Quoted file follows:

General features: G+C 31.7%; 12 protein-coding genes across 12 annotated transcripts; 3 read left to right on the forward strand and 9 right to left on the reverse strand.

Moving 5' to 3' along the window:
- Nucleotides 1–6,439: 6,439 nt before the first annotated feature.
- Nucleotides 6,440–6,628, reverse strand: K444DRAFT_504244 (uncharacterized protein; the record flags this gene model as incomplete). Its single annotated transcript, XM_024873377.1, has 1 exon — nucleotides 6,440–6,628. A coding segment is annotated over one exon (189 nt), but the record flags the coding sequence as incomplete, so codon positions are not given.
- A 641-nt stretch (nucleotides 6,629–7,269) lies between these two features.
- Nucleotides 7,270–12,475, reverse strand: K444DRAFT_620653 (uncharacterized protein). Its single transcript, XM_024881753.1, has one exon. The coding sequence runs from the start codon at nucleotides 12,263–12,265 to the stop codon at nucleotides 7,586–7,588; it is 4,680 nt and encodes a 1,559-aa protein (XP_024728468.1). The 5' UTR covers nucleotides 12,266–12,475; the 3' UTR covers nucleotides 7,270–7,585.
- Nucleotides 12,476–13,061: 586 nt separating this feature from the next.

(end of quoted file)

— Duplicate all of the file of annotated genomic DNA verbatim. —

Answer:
General features: G+C 31.7%; 12 protein-coding genes across 12 annotated transcripts; 3 read left to right on the forward strand and 9 right to left on the reverse strand.

Moving 5' to 3' along the window:
- Nucleotides 1–6,439: 6,439 nt before the first annotated feature.
- Nucleotides 6,440–6,628, reverse strand: K444DRAFT_504244 (uncharacterized protein; the record flags this gene model as incomplete). Its single annotated transcript, XM_024873377.1, has 1 exon — nucleotides 6,440–6,628. A coding segment is annotated over one exon (189 nt), but the record flags the coding sequence as incomplete, so codon positions are not given.
- A 641-nt stretch (nucleotides 6,629–7,269) lies between these two features.
- Nucleotides 7,270–12,475, reverse strand: K444DRAFT_620653 (uncharacterized protein). Its single transcript, XM_024881753.1, has one exon. The coding sequence runs from the start codon at nucleotides 12,263–12,265 to the stop codon at nucleotides 7,586–7,588; it is 4,680 nt and encodes a 1,559-aa protein (XP_024728468.1). The 5' UTR covers nucleotides 12,266–12,475; the 3' UTR covers nucleotides 7,270–7,585.
- Nucleotides 12,476–13,061: 586 nt separating this feature from the next.